(Not) In the News: Korea’s Christian Heritage

Flag_of_South_Korea.svgI’m a bit of an Olympic junkie.  Ever since completing a school project on the Olympics back in 4th grade (thanks, Mrs. Gamino!), I’ve loved the modern Olympic ideals: competing for self and country, placing fellowship above results, and pushing oneself ever faster, higher, and stronger.  Today, the Rio Olympics 2016 have just closed, meaning we turn our attention to the next Winter Olympics, to be held in PyeongChang, South Korea.  Since NBC holds the broadcast rights to both the just past and future Olympics, it’s not surprising that their news arm would put out an anticipatory piece in the wake of Rio.

However, I’m calling a minor foul on the piece, because while it brings up religion, it totally ignores South Korea’s Christian heritage, especially its growth in the last 100 years and its tendency toward enormous megachurches.  (You can read more at this summary piece.)  Since I was reading the item as an Olympic story, I was surprised to read the line “They’re certainly praying for success.”  But when I did, I thought, “Wow — they’re going to talk about one of the megachurches in Korea!”  Alas, no: it described a Buddhist temple high up in the mountains.  Sadly, it seems that the writer (whose career has mostly focused in Western Europe and the US) made the mistake that so many of us do: assuming that East Asia is full of folks who practice traditional Asian religion(s).  As it happens, Korea has more Christians than Buddhists… but sadly, there are more “nones” than either of these two groups.  When we take the “nones” out of the equation, we see that Christians make up more than half of those confessing a religion.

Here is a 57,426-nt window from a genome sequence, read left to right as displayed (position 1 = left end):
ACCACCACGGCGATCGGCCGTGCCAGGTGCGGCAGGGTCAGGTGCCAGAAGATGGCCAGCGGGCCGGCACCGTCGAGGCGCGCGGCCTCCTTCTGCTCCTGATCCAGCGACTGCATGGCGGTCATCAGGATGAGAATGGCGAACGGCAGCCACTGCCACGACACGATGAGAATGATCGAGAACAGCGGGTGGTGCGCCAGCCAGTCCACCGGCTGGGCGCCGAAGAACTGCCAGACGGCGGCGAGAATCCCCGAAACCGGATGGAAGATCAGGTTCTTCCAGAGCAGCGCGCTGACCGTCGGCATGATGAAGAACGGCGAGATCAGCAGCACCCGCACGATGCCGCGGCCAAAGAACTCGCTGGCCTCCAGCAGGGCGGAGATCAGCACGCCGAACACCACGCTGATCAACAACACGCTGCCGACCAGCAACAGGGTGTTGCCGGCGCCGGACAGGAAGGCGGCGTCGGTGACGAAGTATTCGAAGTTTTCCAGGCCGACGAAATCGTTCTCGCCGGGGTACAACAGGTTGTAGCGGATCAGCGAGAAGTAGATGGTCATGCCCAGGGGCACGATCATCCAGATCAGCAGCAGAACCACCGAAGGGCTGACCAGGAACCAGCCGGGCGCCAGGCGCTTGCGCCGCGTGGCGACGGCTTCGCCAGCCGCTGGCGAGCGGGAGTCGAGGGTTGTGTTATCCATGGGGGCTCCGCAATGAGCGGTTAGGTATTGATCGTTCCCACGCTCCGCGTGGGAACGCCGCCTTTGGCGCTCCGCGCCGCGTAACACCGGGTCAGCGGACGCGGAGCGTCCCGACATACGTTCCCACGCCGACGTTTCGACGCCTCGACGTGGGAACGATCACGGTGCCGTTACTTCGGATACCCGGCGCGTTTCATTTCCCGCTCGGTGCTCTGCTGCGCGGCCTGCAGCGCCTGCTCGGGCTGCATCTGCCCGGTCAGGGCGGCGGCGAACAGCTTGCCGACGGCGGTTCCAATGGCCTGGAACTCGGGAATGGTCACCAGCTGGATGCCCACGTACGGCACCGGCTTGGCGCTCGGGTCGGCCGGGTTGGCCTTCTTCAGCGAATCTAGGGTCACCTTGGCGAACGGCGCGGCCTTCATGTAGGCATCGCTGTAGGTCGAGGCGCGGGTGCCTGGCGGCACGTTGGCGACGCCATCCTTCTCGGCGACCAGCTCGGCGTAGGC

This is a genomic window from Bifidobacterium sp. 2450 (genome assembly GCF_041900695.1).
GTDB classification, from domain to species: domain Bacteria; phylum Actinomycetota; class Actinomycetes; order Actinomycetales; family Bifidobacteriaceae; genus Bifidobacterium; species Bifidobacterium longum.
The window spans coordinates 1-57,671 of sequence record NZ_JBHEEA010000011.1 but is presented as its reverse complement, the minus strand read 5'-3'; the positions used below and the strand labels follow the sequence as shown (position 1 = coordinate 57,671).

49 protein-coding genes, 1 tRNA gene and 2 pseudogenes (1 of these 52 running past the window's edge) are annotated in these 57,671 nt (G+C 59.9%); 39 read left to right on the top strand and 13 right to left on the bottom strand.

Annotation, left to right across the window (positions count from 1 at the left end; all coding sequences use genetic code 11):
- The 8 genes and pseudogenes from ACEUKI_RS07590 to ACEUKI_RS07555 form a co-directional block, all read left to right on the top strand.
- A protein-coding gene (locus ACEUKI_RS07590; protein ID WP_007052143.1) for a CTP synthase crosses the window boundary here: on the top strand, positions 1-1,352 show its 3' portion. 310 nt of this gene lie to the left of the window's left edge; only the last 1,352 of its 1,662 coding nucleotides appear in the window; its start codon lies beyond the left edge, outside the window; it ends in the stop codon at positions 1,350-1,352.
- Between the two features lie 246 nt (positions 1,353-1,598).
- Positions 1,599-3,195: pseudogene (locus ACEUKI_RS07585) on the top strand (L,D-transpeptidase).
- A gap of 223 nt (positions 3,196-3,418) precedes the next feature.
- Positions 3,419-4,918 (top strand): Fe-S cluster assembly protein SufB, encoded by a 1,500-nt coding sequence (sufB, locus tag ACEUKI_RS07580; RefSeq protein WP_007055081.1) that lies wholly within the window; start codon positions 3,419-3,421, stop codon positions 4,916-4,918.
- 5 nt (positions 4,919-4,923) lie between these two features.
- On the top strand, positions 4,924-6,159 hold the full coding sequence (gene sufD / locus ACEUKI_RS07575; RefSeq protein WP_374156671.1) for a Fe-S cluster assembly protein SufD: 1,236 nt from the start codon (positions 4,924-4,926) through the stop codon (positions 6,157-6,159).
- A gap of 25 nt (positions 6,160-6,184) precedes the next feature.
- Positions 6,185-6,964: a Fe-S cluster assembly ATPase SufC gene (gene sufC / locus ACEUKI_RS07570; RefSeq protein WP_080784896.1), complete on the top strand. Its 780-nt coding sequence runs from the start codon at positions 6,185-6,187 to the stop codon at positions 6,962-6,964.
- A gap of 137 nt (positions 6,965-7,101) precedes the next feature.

So, as you can tell, this news story maybe should have included Christianity — but now you know more about Christianity in Korea than you did before!  And if you want some more contemporary facts, you can check out this Pew Research link.

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